Big East Preseason Player Awards

Posted by Justin Kundrat on November 10th, 2017

The season is finally upon us, with eight Big East teams taking the floor tonight. Here is the Big East microsite’s preseason Honor Roll.

  • Player of the Year: Trevon Bluiett, Xavier. This award could end up with a number of players depending on how the season turns out, but it’s hard to argue that any single Big East player has as much of an impact on his team as Bluiett. The 6’6″ senior was unstoppable last March, averaging 25.0 PPG in the NCAA Tournament before the Musketeers finally fell to Gonzaga in the Elite Eight. He’s arguably the conference’s best scorer and the Musketeers averaged eight more points per 100 possessions with the versatile wing on the floor. The Xavier offense will be increasingly reliant on his ability to draw the attention of opposing defenses, particularly without the services of Edmond Sumner this year. Provided Bluiett finishes the season as advertised, it’s difficult to imagine many conference players posting punchier stat lines.

Jay Wright will be happy to have Omari Spellman playing this season (Mark Konezny/USA TODAY Sports)

  • Newcomer of the Year: Omari Spellman, Villanova. Before being ruled ineligible, Spellman garnered plenty of attention last offseason as one of Villanova’s highest-rated recruits of the last decade. Now that he has been cleared to play in his second year with the program, the 6’9″ freshman is one of the team’s lone legitimate post presences. Barring foul trouble, Spellman should receive plenty of playing time, making his role as a scorer and low-post defender critical for a team that lacks depth in those areas. There will be plenty of freshmen in the Big East who will make an impact come March, and perhaps several who earn starting roles along the way, but the spotlight will naturally follow the conference’s front-runner, Villanova.

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Big East Preview Part V: Key Questions for Seton Hall & Villanova

Posted by Justin Kundrat on November 7th, 2017

With the season just days away, Rush the Court’s Big East preview will tip off its coverage by posing season-defining key questions for each team. Today we tackle Seton Hall and Villanova.

#2 Seton Hall – Can Khadeen Carrington step into the lead guard role?

Khadeen Carrington steps back into the lead role this year for the Pirates. (Bob Donnan/USA TODAY Sports)

Senior guard Khadeen Carrington, Seton Hall’s leading scorer last year at 17.1 PPG, handled the point guard position only when Madison Jones was on the bench. He instead primarily played alongside Jones, with his offensive production compensating for a pass-first guard who offered more utility on the defensive end. With Jones having graduated last spring, the responsibilities of distributing the ball will now fall to Carrington. It’s worth noting right away that Seton Hall’s offense does not typically rely on heavy ball movement and crisp passing — the Pirates ranked 307th nationally in team assist rate last season. Instead, Willard tends to utilize isolation sets in mismatches while asking his elite rebounding forwards to generate additional scoring chances inside. And from purely a scoring standpoint, Carrington’s shift to the point guard position should be beneficial in that it allows for sharpshooting sophomore Myles Powell to start while leaving the frontcourt nucleus featuring Desi Rodriguez (15.7 PPG) and Angel Delgado (15.2 PPG) intact. From a ball security standpoint, however, there are question marks. Carrington’s assist-to-turnover ratio, while somewhat improved last season, is just 1.2 through a three-year collegiate career. Moreover, the Pirates posted an abysmal 19.5 percent turnover rate last season (245th nationally) that quite frankly cost them an NCAA Tournament victory against Arkansas. Seton Hall is a very interesting team this year, and it’ll be worth tracking both the performance of Carrington at the point and the ongoing development of freshman Jordan Walker, who has been generating some buzz as a suitable backup. Read the rest of this entry »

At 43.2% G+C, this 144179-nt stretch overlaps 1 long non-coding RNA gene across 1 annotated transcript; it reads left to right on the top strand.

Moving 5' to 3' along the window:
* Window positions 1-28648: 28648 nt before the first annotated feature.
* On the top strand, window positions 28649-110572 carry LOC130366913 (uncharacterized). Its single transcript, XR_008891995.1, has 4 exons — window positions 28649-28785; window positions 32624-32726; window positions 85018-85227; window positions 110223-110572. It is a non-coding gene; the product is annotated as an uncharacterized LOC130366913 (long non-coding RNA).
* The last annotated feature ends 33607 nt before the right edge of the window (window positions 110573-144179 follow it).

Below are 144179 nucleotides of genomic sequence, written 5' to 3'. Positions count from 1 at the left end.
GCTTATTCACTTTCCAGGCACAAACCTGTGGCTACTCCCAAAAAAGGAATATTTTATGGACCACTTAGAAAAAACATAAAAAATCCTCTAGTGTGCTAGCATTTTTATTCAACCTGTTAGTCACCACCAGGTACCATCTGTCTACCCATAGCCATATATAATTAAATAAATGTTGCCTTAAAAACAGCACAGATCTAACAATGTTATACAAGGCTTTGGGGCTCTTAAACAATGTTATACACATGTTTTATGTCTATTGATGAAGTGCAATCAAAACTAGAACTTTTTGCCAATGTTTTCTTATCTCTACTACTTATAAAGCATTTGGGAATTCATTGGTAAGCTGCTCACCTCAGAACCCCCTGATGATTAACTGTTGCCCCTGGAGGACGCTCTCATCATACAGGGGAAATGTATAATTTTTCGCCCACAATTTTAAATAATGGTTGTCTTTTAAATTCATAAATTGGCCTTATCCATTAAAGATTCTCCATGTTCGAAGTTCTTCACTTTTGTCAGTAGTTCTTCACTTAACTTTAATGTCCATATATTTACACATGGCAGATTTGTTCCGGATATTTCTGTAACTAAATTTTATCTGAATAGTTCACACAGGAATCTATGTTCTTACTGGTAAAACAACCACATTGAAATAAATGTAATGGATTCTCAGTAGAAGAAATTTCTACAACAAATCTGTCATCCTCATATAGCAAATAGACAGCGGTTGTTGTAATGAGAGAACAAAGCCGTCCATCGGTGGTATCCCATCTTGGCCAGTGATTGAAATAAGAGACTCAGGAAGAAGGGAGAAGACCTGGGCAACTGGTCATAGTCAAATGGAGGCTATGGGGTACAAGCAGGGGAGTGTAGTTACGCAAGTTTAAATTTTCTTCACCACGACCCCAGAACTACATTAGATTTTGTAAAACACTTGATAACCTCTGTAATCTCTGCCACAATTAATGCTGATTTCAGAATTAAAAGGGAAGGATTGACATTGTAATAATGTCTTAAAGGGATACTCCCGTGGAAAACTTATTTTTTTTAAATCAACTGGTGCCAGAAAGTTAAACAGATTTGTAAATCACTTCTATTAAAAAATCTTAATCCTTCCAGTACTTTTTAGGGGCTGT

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The Best of the Big East: Creighton, Xavier, Villanova

Posted by Eugene Rapay on November 11th, 2016